The World of Gerard Mercator
The Mapmaker Who Revolutionized Geography
Walker & Co.: 292 pp., $26
Gerard Mercator’s 16th century breakthrough in mapmaking was a tragedy for the Western imagination. Of course it led to better ocean navigation and fewer sailors’ widows. But his creation of an accurate map of the world shoved aside all those exotic lands and fantastic sea serpents that filled maps -- and people’s dreams -- before he came along.
The earliest chapters of Andrew Taylor’s “The World of Gerard Mercator” describe the bits of fact and fancy that explorers brought back from the edges of the known world -- delightful stories of mythic kings, cannibals and surreal landscapes too mushy to walk or sail upon.
Written in the tradition of biography-histories such as Simon Winchester’s “The Professor and the Madman” and Dava Sobel’s “Galileo’s Daughter,” Taylor’s book skillfully reconstructs Mercator’s life and times, reminding us that he lived in an era of superstition and fierce religious conflict. Someone seeking scientific knowledge could easily draw the ire of the Inquisition, which had a reach extending to northern Europe. In fact Mercator was jailed, but Taylor says scant information exists about exactly why this mild-mannered Flemish scholar was imprisoned or how benefactors were able to secure his release. One suspects that he would have died in prison if he hadn’t been a successful cartographer. The tremendous desire to open trade routes to the Far East created powerful guardians for men like Mercator, who helped explorers move confidently into unknown territory.
“Columbus, Vasco da Gama and scores of other daring mariners ... pushed back the shadows and found new lands for their countrymen to conquer,” Taylor writes, “Gerard Mercator, hunched over his desk in Duisburg, redrew the world and hung it on the wall.”
Though his imagination roved the world as he relocated continents and discarded centuries-old lore, Mercator hardly ventured outside Antwerp, Leuven and other nearby towns. Born 20 years after Columbus’ first Atlantic voyage, he learned engraving and cartography from masters such as Gemma Frisius and won the patronage of Charles V, the Holy Roman Emperor. When the last vestiges of the bubonic plague pandemic killed several members of Mercator’s family, he combated his grief by working on the “Cosmographia,” a massive (unfinished) ancestor to our modern encyclopedia that he thought would secure his fame.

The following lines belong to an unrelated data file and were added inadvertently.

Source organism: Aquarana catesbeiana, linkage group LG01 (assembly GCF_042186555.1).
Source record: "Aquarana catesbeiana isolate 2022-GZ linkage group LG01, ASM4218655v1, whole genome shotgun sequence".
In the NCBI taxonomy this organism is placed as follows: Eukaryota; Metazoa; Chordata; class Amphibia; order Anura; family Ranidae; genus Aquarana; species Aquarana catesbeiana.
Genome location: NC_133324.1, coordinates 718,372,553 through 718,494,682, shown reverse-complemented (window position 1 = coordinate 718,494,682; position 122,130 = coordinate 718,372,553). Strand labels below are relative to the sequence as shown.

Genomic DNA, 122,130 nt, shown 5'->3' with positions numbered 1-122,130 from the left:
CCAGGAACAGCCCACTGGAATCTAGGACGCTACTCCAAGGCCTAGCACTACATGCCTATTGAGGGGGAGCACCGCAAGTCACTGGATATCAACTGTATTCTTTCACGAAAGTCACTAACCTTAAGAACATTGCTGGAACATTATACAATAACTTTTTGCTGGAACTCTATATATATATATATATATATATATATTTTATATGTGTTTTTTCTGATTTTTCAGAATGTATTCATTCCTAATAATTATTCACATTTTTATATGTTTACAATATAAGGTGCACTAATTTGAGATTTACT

Instead, true fame was secured by what is now known as the Mercator projection -- a method of mapping a sphere on a flat surface, still used today (Mariner 9, in fact, used it to map parts of Mars in the early 1970s), that resulted in more trustworthy images of the world than people had seen before.
“What had not been established by exploration was supplied by imagination or faith,” Taylor writes of the mapmakers preceding Mercator. "[T]he maps that the medieval Christian scholars drew were
Before Mercator, the salons of aristocrats glittered with gorgeous painted globes like that by Martin Behaim -- he called his an erdapfel (“earth-apple”) -- and spectacular world maps known as mappaemundi that merged biblical details with real places and landmarks.
So beautiful, and so useless.
A navigator using one of these was guaranteed to get lost. Sailors routinely missed their destinations by hundreds of miles because their maps didn’t take into account the curve of the Earth’s surface. A flat map straightened out the lines of longitude and made them parallel (on a globe, these lines narrow and meet at both poles), forcing sailors to say a prayer as they constantly adjusted course.
But Mercator realized the distortion could be minimized by proportionally adjusting the lines of latitude. Mercator left no notes for his innovation, and Taylor’s description of the method will give some who didn’t major in math a headache, but the result was that sailors were given “the ability to follow a straight course across the map.”
The map that resulted, Mercator’s 1569 map of the world, is about 7 feet tall and shows just how far cartography had come from the mappaemundi. Here one sees a world very close to the one we know today. Often Taylor resorts to words such as “perhaps” or “most likely” in describing how Mercator felt or reacted -- so few records of his personal life exist that the author is forced to speculate. But this doesn’t diminish the book: It forces Taylor at times to leave his subject behind and instead paint a rich picture of the times. One reads this book marveling at the efforts to wrest fact from fiction that confronted scientists such as Mercator on a daily basis.
Nick Owchar is acting deputy editor of Book Review.